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Saturday, May 2, 2009

Gloomy outlook for timber product sector

Projected pick-up in plywood demand from Japan the only bright spot going forward

The price outlook for Malaysian timber products remains flattish or negative, with an expected pick-up in plywood demand from Japan the only bright spot going forward, according to industry players.

Housing demand in Japan is expected to recover in September as a stimulus package for house buyers there starts to kick in, says Datuk Wong Kuo Hea, managing director of timber and plantation group Ta Ann Holdings Bhd.

Recently, plywood makers from three countries – Indonesia, Malaysia and Japan – had a meeting and agreed to try to sustain their prices.

“So plywood price has reached a bottom, (but) unfortunately consumption is going down for the next six months. Therefore, the price should be flat,” Wong says.

However, the demand for logs is still strong, particularly from India, but not from China where it is flat, he adds.

The International Timber Trade Organisation (ITTO), in its latest market report, says prices of Malaysian timber products “are not expected to hold,” due to the weakening domestic residential and commercial property industry.

The trade organisation notes that foreclosures of both private and commercial properties are on the rise in the wake of massive layoffs by major multinational companies and a slump in domestic demand.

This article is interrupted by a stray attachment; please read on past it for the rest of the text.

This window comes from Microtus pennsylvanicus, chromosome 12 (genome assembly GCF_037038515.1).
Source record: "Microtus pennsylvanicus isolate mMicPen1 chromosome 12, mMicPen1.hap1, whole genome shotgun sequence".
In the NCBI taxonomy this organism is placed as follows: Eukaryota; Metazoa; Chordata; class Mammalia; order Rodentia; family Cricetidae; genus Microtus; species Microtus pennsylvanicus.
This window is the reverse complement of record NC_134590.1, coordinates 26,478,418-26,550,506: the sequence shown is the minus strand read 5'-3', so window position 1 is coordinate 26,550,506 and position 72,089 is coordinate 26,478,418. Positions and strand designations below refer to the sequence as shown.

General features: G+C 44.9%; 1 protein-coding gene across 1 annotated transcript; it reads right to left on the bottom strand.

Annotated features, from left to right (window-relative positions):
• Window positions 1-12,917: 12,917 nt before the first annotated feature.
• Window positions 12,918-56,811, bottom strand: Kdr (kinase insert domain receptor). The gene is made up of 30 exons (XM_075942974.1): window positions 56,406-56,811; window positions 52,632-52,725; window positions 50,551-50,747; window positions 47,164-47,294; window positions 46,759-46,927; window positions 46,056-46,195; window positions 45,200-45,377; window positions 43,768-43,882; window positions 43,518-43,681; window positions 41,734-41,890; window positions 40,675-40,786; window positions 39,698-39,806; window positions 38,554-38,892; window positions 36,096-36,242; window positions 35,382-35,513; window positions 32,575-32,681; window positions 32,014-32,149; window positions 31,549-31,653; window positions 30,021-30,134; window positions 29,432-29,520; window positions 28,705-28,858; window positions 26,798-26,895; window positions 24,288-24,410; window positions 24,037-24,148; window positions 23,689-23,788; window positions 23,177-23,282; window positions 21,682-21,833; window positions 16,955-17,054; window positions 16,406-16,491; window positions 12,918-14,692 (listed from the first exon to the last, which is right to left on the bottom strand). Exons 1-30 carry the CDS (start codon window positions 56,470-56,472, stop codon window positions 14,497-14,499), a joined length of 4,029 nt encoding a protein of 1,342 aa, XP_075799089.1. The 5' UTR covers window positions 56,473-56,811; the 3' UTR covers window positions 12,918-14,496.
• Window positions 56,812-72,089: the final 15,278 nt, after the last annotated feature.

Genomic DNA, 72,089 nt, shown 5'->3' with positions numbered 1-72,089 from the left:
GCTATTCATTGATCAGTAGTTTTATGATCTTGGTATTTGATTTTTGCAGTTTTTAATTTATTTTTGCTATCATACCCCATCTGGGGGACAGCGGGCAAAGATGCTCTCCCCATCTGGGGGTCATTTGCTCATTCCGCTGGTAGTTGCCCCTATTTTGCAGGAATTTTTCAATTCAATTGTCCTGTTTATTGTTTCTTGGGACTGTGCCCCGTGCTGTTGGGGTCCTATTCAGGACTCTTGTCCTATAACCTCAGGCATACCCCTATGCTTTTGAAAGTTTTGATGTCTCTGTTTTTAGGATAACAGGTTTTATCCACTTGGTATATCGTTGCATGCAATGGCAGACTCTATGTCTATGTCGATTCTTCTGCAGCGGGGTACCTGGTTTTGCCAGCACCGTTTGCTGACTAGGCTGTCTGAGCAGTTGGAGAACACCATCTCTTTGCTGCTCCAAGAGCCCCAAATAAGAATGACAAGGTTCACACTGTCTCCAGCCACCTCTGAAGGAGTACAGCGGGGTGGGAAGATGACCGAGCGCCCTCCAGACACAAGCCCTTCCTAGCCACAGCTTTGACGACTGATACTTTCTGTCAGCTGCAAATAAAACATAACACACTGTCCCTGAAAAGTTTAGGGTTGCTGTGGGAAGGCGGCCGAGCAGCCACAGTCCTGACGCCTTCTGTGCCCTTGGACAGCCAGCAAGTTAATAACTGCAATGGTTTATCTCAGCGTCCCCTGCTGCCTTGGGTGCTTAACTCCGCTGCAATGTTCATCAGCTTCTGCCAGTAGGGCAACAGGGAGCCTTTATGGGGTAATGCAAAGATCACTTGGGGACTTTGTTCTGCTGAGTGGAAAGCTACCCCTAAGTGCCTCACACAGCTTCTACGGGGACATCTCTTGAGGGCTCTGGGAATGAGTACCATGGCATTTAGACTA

“At the forefront of the layoffs were suppliers of major building and construction materials and household accessories.

“Prices of residential properties, often propped up by foreign investors and speculators, may actually decline for the first time,” it says.

However, ITTO sees a bottoming out of prices this month in Japan, a key importing market for Malaysian timber products. Prices of timber products in Japan are expected to bottom out after the Japanese Golden Week holidays in early May, it says.

On the global front, data show weakening timber-related exports.

Ghana reported dips in all timber product exports, except plywood, in 2008 while Brazil’s furniture exports to Argentina dropped 51% in the first two months of 2009.

Peru’s wood product exports also fell nearly 50% in the first two months of this year compared with the same period in 2008.

European imports last year showed a marked decline for tropical hardwood products, while China was the only country posting mixed results. China’s export value of wood and non-wood furniture grew 21.5% in 2008 but wood flooring sales declined in the fourth quarter of the same year.

By The Star (by Loong Tse Min)

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